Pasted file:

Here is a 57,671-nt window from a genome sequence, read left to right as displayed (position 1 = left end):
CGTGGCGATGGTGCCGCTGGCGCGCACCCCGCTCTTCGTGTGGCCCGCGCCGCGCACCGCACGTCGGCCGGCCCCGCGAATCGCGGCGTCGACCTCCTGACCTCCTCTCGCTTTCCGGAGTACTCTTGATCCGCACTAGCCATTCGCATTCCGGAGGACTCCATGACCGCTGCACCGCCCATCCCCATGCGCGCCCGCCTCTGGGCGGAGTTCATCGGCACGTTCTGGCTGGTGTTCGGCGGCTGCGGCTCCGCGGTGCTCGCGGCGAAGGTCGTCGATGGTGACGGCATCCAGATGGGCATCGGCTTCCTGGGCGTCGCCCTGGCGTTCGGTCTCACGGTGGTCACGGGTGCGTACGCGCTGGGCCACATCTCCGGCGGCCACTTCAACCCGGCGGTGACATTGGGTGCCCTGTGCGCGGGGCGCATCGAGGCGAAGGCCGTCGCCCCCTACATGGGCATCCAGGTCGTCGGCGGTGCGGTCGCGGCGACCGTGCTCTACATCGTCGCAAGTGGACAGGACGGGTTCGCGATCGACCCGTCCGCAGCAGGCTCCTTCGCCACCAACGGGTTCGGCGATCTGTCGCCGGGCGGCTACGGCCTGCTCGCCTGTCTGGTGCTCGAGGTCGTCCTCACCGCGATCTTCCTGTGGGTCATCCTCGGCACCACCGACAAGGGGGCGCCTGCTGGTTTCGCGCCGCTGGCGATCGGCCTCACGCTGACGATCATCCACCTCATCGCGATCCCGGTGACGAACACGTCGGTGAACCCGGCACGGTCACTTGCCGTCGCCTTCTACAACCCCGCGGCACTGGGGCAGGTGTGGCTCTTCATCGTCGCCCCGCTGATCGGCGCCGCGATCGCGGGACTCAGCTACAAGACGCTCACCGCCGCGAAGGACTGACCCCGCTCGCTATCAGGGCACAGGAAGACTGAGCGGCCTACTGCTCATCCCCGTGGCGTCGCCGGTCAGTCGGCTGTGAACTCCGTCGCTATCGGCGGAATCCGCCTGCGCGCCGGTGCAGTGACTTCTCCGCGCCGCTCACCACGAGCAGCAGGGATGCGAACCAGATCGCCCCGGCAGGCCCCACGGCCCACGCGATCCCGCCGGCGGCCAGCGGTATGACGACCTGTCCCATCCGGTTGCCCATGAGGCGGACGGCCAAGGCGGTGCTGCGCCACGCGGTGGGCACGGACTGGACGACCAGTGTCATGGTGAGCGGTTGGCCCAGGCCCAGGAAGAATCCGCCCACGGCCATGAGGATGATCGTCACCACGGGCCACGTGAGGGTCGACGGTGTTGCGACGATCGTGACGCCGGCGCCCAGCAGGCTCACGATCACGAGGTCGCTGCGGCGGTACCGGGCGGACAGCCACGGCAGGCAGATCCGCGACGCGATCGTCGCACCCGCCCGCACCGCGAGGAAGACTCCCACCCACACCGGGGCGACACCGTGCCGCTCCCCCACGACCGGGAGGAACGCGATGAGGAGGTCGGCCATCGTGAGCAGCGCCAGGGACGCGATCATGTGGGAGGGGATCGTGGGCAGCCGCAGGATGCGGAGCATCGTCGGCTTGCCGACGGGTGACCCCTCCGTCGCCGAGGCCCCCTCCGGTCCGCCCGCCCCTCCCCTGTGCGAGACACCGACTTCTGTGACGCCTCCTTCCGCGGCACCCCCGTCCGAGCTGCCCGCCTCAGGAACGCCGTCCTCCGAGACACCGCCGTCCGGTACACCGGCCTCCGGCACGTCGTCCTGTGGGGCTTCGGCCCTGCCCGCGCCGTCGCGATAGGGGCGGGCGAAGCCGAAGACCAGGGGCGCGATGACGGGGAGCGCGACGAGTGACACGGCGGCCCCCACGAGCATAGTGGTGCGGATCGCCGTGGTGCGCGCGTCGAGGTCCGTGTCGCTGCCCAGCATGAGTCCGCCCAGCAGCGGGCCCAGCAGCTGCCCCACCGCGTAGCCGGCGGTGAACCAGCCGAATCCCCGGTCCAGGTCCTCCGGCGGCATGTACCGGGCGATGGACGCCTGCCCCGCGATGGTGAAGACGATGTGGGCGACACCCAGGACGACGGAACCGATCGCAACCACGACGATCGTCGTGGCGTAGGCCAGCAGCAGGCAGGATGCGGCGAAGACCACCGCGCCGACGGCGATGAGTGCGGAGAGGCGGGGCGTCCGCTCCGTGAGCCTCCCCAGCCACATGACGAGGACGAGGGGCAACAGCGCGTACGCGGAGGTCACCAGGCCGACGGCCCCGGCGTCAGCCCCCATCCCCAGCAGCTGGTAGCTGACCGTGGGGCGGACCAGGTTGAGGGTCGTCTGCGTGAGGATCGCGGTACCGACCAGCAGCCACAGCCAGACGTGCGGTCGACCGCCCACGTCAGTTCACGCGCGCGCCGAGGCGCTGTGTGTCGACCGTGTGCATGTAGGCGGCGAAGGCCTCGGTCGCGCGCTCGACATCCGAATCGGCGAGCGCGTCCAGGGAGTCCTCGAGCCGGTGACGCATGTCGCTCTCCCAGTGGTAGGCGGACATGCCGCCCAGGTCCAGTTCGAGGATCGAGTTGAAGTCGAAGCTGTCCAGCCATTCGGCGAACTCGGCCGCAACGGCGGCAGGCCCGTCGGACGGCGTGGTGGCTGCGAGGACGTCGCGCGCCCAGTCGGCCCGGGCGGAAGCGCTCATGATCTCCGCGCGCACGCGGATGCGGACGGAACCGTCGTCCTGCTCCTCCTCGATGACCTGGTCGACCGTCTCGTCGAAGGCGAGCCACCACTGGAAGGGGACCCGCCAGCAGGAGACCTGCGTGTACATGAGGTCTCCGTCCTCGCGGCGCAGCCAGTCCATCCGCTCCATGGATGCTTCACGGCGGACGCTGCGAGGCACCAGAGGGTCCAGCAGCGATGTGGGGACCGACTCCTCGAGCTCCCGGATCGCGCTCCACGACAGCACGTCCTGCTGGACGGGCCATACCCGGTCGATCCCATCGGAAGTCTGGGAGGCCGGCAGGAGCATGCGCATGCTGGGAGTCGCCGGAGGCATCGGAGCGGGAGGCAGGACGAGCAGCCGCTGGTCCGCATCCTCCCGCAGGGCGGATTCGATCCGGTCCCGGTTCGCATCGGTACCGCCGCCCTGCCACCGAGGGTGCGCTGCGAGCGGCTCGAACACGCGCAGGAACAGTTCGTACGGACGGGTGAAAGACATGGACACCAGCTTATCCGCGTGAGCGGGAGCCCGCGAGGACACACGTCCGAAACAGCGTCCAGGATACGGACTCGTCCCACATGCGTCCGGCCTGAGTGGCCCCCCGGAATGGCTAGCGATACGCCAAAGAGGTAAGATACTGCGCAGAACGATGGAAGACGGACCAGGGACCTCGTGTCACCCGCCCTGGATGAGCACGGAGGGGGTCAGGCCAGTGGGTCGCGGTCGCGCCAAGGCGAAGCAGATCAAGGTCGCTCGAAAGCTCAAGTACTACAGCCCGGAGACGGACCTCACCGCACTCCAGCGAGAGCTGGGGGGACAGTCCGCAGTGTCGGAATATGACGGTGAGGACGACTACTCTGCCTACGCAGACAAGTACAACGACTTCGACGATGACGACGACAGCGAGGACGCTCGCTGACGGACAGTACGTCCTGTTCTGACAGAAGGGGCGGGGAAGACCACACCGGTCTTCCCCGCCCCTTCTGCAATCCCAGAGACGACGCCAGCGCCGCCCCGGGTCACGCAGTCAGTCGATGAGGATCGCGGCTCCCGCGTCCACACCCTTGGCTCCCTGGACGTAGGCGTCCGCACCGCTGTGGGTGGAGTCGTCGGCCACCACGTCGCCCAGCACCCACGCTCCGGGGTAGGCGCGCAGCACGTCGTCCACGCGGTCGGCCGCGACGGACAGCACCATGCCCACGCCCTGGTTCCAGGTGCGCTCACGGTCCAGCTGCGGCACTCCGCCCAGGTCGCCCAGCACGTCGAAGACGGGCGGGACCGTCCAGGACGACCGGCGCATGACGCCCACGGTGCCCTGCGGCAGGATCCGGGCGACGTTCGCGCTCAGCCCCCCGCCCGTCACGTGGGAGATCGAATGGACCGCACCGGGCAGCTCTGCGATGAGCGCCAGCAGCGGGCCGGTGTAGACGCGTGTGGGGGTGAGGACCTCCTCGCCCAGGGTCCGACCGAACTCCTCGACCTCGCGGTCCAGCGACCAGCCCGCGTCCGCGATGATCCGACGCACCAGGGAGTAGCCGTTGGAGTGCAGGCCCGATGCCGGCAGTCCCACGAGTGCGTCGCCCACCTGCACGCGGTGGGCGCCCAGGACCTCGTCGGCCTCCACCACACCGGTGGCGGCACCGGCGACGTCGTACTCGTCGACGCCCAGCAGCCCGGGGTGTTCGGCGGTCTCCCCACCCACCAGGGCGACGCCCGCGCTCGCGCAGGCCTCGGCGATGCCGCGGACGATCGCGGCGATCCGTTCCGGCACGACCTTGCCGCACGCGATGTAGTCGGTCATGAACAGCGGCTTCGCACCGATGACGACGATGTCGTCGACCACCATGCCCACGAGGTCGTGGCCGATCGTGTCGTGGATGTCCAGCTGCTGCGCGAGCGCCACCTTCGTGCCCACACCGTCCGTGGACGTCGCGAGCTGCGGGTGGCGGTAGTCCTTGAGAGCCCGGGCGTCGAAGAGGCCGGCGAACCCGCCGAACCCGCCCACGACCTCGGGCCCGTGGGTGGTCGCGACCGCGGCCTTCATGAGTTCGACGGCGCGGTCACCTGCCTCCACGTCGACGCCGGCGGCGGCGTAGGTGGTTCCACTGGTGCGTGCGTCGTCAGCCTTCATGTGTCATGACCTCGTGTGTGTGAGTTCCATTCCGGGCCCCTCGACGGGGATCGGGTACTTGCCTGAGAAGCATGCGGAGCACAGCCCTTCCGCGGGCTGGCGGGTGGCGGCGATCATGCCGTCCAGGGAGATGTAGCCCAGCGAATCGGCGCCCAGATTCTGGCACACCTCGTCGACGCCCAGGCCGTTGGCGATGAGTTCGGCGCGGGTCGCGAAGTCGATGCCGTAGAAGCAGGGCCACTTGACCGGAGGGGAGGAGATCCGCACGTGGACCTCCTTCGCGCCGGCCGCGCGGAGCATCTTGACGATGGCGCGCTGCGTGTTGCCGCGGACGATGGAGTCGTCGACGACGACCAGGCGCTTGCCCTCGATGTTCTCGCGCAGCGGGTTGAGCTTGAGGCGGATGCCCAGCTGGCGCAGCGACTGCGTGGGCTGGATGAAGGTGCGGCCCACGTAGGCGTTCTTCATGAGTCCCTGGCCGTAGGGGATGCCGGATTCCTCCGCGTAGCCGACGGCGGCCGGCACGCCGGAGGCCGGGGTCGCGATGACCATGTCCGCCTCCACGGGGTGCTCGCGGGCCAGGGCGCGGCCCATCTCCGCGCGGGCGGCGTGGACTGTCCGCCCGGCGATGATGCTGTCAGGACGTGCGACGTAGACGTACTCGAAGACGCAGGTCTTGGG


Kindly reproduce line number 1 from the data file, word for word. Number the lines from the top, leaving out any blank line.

Here is a 57,671-nt window from a genome sequence, read left to right as displayed (position 1 = left end):